Fish protein hydrolysates based on Atlantic salmon by-products. Enzyme cost-efficiency and characterization of sensory, surface-active and nutritional properties
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The world fisheries and fish farming industries generate large amounts of by-products after the primary processing of fish to edible products. In Norway alone, this accounted for almost 900,000 tons in 2014. Based on present industrial practice, most of the by- products are either discarded or used in the manufacture of low-value commodity products such as fish silage, fishmeal and oil. By-product material from the primary filleting process, such as heads and backbones, contain high-quality food grade proteins with a great potential for value creation. The production of water-soluble protein hydrolysates using exogenous proteases may give an increased valorization of the by- products for human consumption and offers a mild and efficient processing approach without prejudicing the nutritional value. Proteases act by cleaving proteins into smaller peptides and free amino acids that are more water-soluble and have altered sensory and surface-active properties compared to the intact protein. A major drawback in the production of commercial fish protein hydrolysates (FPHs) is the formation of bitter and unpalatable tastes due to exposure of hydrophobic amino acids and moieties during the hydrolysis process. Moreover, the cost of enzymes and high processing expenses may be a hindrance in a profitable production of FPHs for human consumption. This has led to a demand for new and improved knowledge of cost-efficiency of enzymes and the process conditions that influences the formation and reduction of bitter taste. Reduction of the bitter taste is of utmost importance in the production of FPHs, but also knowledge of the surface-active and nutritional properties of a hydrolysate may be important for its potential inclusion in food products. The main objective of this study has been to produce FPHs based on Atlantic salmon (Salmo salar) head and backbone products with low bitter taste, good surface-active properties and high nutritional value. The hydrolytic and cost efficiency of five commercial endopeptidases (Alcalase 2.4L, Corolase 7089, Neutrase 0.8L, Promod 671L and Protex 7L) have been evaluated and compared in the hydrolysis of the salmon substrate, based on the pH-STAT method. The sensory properties of the hydrolysates were assessed based on generic descriptive analysis by a trained sensory panel. The hydrolysate surface-active properties were evaluated based on critical micelle concentration (CMC) using 1H NMR. Nutritional properties have been evaluated based on calculations of protein efficiency ratio (PER), amino acid score (AAS), digestible indispensable AAS (DIAAS) and protein digestibility corrected (PDCAAS) using FAO recommendations of indispensable amino acids for small children (six months to three years). In Paper I, substrate specific numbers for nitrogen factor (fN = 5.23 g protein/g nitrogen) and total number of peptide bonds (htot = 9.3 meqv/g protein) were developed to enable more accurate calculations of hydrolysis parameters, such as protein recovery (PR) and degree of hydrolysis (DH). Based on the experimental pH-STAT data, response surface regression models were established to evaluate the combined effects of hydrolysis time and enzyme activity-to-substrate ratio (U/S) on DH and yield of solubilized proteins. The models were combined with activity-specific enzyme cost to estimate the cost efficiency of the individual enzymes, important in upscale and industrial applications. The study demonstrated that all enzymes were equally efficient in hydrolyzing the substrate at low U/S, however, Alcalase 2.4L, Protex 7L and Promod 671L gave higher final DH at high enzyme addition, compared to Corolase 7089 and Neutrase 0.8L. All enzymes were equally efficient in solubilizing the substrate. This may be explained by the enzymes preferentially cleaving peptides already solubilized at high enzyme dose, rather than dissolving new proteins. A linear correlation of DH determined by the pH- STAT and OPA methods was established, which permits the use of the regression models in upscaling of processes where pH-STAT is not applicable. The studies in Paper II confirmed that both molecular weight distribution and enzyme specificity were important for the formation of bitter taste and surface-active properties of the hydrolysates. High intensity of bitter, astringent and pungent attributes was associated with a high DH (≥25%) and peptides with molecular weight <2000 Da. Hydrolysates based on Alcalase 2.4L were significantly more bitter compared to Promod 671L and Protex 7L. Other relevant attributes tested (sweet, salt, umami, acidic, sea and fish) were separated based on the dilution gradient to reach an identical test protein concentration. This suggests that these attributes are related to components inherent to the raw material rather than peptides and amino acids formed during the hydrolysis process. The determined CMCs revealed higher values for all hydrolysates compared to conventionally used food surfactants. The measured CMC was dependent on DH and molecular weight distribution, where low DH gave lowest CMC for all enzyme products. Superior properties (i.e. low bitter taste and low CMC) could be achieved without enzyme hydrolysis and only heat denaturation of the raw material, albeit, at a low yield of solubilized proteins. In Paper III, the effects of exopeptidase activity and activated carbon (AC) adsorption in the debittering of moderately hydrolyzed FPH with DH ≤18% and broad molecular weight distribution were evaluated. Exopeptidase (Flavourzyme 1000L) treatment revealed high release of the hydrophobic amino acids leucine, isoleucine and valine compared to only endopeptidase activity. However, only minor and insignificant reduction of bitter taste was observed, possibly explained by high content of peptides >500 Da and the hydrolytic specificity of the used exopeptidase. Acidic ACs gave largest reduction of bitter taste when added at 1% on protein basis (p = 0.09). The reduction of bitter taste could not be explained by the adsorption of peptides and amino acids from the hydrolysates. Chemical analyses revealed a decrease in salt-free ash and an increase in crude protein on dry matter content in the hydrolysates after treatment with AC. This suggested that ACs adsorb non-protein constituents. The nutritional properties of the raw material and resulting hydrolysates revealed low levels of tryptophan, leucine, isoleucine and valine to meet dietary requirements of children under three years of age. Treatment with exopeptidase and AC did not influence the hydrolysates nutritional properties.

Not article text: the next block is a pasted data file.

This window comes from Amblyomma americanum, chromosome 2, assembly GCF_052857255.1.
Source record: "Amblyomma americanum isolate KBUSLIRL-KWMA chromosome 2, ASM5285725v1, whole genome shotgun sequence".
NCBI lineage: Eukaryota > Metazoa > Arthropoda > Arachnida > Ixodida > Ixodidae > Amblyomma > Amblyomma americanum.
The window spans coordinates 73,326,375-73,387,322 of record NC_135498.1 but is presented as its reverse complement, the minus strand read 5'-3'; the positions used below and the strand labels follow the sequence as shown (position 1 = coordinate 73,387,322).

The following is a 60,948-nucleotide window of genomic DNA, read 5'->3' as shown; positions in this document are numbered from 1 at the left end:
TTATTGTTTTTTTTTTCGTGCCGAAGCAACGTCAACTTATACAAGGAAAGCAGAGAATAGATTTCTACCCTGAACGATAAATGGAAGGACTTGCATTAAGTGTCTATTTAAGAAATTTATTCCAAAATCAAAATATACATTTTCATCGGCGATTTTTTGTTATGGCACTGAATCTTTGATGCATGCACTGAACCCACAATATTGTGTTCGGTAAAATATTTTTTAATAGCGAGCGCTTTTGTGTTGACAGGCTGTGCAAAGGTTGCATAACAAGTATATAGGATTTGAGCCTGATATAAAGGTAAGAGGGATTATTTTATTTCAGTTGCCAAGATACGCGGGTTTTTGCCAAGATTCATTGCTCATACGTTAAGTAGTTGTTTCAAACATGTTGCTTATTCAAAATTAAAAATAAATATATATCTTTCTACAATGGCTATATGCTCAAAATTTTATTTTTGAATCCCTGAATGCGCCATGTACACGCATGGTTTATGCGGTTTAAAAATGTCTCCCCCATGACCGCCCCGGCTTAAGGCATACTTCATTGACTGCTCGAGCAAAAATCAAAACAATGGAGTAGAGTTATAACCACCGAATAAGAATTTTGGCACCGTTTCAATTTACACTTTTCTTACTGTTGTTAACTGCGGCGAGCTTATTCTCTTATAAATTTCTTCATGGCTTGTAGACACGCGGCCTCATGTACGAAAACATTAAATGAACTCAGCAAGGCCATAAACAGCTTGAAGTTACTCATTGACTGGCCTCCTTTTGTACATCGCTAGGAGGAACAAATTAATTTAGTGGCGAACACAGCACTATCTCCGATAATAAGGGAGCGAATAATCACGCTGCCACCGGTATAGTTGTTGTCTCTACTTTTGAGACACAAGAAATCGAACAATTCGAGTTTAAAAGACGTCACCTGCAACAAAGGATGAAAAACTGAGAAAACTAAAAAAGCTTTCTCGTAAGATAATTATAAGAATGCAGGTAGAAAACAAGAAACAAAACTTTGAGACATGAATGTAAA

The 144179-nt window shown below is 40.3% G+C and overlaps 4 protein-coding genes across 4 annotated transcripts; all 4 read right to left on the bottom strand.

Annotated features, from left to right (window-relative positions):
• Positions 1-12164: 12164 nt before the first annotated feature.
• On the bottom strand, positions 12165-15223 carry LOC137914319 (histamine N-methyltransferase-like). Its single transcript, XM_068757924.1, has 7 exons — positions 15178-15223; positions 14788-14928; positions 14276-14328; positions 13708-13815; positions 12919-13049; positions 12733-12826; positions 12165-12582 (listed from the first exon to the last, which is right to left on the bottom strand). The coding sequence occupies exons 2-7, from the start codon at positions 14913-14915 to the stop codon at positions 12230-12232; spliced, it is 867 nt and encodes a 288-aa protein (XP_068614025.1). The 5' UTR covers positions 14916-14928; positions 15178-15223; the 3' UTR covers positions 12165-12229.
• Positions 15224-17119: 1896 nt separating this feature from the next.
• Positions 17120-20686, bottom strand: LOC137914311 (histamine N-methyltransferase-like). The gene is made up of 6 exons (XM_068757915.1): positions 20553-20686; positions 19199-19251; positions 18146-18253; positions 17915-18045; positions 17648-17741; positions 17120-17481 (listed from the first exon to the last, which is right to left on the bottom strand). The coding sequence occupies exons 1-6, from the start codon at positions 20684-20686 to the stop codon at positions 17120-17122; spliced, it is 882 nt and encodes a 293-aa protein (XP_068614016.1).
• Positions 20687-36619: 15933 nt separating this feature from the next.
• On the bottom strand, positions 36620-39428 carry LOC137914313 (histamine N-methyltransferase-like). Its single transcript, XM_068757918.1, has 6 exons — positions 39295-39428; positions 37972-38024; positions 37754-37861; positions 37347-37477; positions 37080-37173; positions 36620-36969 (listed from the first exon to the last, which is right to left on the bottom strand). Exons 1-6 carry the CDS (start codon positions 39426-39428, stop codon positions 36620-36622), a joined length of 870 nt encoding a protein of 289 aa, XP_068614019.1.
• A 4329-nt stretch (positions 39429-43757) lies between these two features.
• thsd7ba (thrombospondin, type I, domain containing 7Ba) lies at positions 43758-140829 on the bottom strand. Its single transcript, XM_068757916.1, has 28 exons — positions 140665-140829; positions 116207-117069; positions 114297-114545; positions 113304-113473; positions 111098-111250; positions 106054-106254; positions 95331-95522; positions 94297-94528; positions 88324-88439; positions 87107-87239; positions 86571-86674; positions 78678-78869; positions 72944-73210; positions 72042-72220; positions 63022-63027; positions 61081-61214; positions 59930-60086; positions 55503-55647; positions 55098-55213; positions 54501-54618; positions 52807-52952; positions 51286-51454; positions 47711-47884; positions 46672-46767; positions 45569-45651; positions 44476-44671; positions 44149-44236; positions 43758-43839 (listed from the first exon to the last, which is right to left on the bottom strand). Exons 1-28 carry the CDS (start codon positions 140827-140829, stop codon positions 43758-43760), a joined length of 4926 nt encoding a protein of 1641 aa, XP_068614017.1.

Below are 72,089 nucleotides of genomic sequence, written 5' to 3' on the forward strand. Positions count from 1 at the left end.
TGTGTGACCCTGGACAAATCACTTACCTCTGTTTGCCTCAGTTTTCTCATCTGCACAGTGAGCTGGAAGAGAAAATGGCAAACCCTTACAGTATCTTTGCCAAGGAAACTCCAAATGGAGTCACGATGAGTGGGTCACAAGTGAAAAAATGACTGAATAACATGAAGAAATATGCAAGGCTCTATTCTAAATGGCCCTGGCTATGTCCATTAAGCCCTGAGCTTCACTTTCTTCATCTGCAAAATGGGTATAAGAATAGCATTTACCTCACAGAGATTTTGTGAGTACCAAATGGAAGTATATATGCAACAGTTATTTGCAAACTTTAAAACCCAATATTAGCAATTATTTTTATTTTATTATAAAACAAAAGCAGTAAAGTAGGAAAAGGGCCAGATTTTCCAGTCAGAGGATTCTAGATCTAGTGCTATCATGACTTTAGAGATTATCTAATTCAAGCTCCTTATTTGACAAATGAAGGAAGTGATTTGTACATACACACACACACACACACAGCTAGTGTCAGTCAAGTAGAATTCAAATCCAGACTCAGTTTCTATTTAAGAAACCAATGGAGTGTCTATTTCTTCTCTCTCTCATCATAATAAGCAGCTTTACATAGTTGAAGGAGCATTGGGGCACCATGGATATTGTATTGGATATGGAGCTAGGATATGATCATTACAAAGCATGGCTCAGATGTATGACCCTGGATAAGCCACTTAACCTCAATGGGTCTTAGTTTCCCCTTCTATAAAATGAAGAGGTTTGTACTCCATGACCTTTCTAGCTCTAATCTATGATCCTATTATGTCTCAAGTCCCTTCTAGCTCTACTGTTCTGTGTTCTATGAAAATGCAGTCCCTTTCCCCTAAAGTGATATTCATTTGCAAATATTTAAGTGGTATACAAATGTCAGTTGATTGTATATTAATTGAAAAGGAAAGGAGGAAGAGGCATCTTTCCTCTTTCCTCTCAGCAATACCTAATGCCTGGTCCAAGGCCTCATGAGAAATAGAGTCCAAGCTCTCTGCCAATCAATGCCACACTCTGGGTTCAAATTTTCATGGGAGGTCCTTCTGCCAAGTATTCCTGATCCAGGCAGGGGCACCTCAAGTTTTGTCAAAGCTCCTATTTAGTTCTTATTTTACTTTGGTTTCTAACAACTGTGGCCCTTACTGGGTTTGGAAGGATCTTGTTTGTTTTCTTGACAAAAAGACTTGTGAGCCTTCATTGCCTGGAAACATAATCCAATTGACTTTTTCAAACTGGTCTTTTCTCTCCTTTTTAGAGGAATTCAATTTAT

Paper I: Aspevik, T., Egede-Nissen, H., Oterhals, Å.: “A systematic approach to comparison of the cost efficiency of endopeptidases to hydrolyze Atlantic salmon (Salmo salar) by-products”. Submitted manuscript. This article is not available in BORA.Paper II: Aspevik, T., Totland, C., Lea, P., Oterhals, Å.: “Sensory and surface-active properties of protein hydrolysates based on Atlantic salmon (Salmo salar) by-products”. Revised paper submitted Process Biochemistry. This article is not available in BORA. The published version is available at: 10.1016/j.procbio.2016.04.015Paper III: Aspevik, T., Oterhals, Å.: “Effect of exopeptidase and activated carbon treatment on sensory attributes and nutritional properties of moderately hydrolyzed Atlantic salmon (Salmo salar) by-product protein hydrolysates”. Submitted manuscript. This article is not available in BORA.
PublisherThe University of Bergen